When the "Kissing Disease" limits other activities as well....
December 2, 2009 12:08 PM   Subscribe

I am looking for information/anecdotal experience about the possibility of spreading infectious mononucleosis (i.e. Mono or Glandular Fever) through other sexual contact. I know the virus is transmitted through saliva, but could general close contact or other bodily fluids spread it as well? In addition, is it true that once one has shown symptoms of mono before, they still have the virus but are unlikely to have symptoms again (like chicken pox)?

On the plus side, my infection doesn't seem to be too bad. Mild sore throat and general tiredness. I'm still able to work and such. But on the down-side, I just started dating this guy whom I really really like. Our dating has already been set back by the flu and extended-vacation time. I am very irritated that now this has come up as well. I will absolutely tell him that I am sick, but I just wanted to know ahead of time what sort of options we might have to work around it. I am also hoping that maybe hell say he has already had it, and so he doesn't have to worry about re-exposure from me.
posted by CTORourke to Health & Fitness (4 answers total)
My youngest brother got mono a little white ago and we were given a lot of information about it. The wikipedia page is accurate and useful: http://en.wikipedia.org/wiki/Infectious_mononucleosis#Pathophysiology

Mono is passed through saliva specifically, not through other bodily fluids. I doubt very much that if you have mono you'll feel up to sex, though (everyone I know who's had it basically slept for two weeks straight). Plus, you need to keep away from strenuous activity and "contact sports" because you could rupture your spleen (so if sex is a contact sport for you, be careful!).

And yes, it is a bit like the chicken pox.
posted by audacity at 12:18 PM on December 2, 2009

I think it would be rather difficult in practice to differentiate those kinds of infection vectors. Anyone exchanging sexual fluids almost certainly are kissing one another as well.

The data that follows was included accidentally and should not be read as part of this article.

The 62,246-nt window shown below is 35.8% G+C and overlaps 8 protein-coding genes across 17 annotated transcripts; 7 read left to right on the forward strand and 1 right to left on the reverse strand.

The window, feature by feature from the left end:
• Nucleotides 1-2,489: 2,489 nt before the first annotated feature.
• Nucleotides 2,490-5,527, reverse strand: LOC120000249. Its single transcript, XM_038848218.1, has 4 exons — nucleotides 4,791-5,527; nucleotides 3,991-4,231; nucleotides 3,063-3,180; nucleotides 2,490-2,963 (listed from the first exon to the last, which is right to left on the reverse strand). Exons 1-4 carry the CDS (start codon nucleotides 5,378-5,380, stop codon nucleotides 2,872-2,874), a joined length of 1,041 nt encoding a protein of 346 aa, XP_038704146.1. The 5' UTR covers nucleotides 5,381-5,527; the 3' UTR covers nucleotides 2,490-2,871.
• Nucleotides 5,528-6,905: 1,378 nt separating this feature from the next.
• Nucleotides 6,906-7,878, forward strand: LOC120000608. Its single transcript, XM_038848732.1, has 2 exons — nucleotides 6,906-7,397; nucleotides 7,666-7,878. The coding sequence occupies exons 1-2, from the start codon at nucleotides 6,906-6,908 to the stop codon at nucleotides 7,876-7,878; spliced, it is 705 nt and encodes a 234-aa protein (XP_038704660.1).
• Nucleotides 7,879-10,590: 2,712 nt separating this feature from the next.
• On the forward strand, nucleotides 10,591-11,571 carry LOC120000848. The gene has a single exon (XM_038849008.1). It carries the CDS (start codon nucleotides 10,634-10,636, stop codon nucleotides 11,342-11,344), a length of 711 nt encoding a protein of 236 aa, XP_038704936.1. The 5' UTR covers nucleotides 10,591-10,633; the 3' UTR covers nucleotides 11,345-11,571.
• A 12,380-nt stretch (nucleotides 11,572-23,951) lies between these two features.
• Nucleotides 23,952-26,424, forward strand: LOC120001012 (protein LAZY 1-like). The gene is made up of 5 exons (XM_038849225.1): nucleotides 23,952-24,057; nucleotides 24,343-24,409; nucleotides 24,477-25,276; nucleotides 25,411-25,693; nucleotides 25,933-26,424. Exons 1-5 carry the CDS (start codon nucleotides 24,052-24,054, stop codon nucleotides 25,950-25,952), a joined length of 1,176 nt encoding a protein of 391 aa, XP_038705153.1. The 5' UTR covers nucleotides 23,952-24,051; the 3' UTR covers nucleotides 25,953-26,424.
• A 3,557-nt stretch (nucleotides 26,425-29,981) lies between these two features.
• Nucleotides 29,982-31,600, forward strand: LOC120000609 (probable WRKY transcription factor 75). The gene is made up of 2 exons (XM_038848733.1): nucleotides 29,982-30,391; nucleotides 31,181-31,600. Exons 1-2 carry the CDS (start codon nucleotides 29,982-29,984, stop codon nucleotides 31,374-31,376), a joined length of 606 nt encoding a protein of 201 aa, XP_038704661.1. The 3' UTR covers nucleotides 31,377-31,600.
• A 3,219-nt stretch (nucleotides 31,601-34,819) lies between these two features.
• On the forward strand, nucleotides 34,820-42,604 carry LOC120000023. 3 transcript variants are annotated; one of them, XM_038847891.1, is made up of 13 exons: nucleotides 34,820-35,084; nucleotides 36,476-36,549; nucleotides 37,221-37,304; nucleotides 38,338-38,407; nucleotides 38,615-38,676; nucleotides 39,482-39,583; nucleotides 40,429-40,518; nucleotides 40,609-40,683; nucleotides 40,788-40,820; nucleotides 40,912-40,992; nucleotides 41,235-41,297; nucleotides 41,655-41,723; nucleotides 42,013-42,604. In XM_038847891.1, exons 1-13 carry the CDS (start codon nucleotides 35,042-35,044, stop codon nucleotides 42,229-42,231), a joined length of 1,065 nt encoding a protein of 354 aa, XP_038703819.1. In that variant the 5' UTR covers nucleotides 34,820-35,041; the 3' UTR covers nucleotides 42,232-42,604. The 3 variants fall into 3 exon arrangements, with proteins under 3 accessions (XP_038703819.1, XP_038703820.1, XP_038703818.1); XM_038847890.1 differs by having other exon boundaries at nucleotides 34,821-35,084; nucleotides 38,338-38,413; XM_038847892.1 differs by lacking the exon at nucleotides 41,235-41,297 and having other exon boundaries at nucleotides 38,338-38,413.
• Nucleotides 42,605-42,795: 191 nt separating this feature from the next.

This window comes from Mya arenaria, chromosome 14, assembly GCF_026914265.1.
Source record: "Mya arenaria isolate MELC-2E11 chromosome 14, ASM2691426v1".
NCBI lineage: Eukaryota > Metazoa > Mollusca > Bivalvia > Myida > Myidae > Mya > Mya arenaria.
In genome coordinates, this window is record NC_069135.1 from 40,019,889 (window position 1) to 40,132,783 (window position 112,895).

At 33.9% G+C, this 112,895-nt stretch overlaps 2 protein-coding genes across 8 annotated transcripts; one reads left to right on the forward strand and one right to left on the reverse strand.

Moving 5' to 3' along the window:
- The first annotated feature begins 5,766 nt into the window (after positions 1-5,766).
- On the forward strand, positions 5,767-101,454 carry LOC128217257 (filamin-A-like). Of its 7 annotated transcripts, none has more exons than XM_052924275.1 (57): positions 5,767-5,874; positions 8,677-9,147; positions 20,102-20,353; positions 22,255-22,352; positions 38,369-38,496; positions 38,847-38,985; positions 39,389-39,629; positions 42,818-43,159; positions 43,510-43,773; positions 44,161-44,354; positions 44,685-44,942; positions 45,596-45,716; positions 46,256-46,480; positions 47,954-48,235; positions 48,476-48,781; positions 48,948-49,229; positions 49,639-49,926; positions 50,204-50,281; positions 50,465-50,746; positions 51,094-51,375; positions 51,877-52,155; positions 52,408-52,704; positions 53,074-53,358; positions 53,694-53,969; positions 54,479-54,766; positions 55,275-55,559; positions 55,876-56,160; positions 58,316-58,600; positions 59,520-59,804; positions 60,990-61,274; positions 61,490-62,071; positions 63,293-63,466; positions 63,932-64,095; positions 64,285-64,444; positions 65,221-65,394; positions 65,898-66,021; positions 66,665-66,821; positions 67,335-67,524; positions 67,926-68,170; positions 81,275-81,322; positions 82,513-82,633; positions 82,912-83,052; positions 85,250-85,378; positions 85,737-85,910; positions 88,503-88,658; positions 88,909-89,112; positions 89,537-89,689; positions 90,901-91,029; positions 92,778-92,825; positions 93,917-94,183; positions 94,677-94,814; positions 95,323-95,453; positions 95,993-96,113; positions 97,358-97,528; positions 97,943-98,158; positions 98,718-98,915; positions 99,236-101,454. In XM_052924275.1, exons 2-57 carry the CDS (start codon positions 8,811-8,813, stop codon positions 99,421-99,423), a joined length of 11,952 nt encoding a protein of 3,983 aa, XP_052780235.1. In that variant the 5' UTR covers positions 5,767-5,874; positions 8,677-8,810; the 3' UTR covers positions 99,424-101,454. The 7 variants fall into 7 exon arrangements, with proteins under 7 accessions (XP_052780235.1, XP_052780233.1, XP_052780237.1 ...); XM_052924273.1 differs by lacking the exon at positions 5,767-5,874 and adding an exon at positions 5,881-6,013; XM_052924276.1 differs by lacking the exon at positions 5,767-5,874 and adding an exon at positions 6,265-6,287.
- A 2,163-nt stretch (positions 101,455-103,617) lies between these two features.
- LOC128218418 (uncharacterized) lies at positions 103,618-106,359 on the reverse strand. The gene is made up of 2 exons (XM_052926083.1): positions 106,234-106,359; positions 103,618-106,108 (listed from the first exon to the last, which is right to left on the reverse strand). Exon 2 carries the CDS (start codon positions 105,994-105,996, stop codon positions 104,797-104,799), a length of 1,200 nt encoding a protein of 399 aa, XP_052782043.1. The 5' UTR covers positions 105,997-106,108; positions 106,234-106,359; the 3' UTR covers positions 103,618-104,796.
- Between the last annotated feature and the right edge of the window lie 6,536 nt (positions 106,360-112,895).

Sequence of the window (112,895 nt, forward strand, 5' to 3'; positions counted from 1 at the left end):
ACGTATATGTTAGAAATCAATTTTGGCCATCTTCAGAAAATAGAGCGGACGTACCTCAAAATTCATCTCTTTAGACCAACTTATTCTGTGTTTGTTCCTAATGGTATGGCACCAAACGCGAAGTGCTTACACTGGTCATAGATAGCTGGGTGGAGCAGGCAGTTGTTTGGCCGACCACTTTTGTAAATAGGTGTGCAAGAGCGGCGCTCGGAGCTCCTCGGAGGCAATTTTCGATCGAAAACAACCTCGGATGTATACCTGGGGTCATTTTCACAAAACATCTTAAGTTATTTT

posted by Chocolate Pickle at 12:19 PM on December 2, 2009

I had a very bad case of mono in college and managed to squeak by without any of my three roommates or my boyfriend catching it, but we were extremely vigilant about cleaning everything, hand washing, and absolutely no fluid exchange (either innocent or racy). My symptoms started out like yours, but eventually the tiredness set in and my throat hurt so much that pretty much the only boyfriend contact I was interested in or up for was lying in bed together and watching TV. And falling asleep while watching TV.

I was also told that I wouldn't be able to get it again, and indeed I haven't. It's been about ten years now and I have been around other people with mono, for what it's worth.
posted by miskatonic at 12:30 PM on December 2, 2009

I'm a biologist but I am not a medical doctor, and have not had clinical training of any kind.

The virus behind it, Epstein Barr Virus, lives in your imune cells and your tonsils so it's only really possible to pass it on via saliva. It's also worth noting that it only really causes symptoms if you're infected during or after puberty, and only during the first time you're infected. After that first infection you'll be carrying the virus for the rest of your life (it sets up a stable population inside some of your immune cells), but you almost certainly won't have any cause to care about it. You should only expect it to start kicking off again if you have some other disease that disrupts your immune cells e.g. malaria or HIV, and even then it's far from garuanteed.

It's a bit freaky to think about (OMG I'm infected forever!), but once the first infection is over it's even less noteworthy than loads of other things that infect us forever, like cold sores (caused by the herpes simplex virus, which sets up a permanent reservoir of infection in one or more nerves) or a love of watching lawn bowls (which science cannot explain).

I haven't looked at the USA data, but in the UK something like 50-60% of people manage to become infected before puberty and will therefore never have symptoms. So be careful not to infect your new boy, but there's a decent chance that he's already infected and therefore safe from developing symptoms anyway.
posted by metaBugs at 12:33 PM on December 2, 2009

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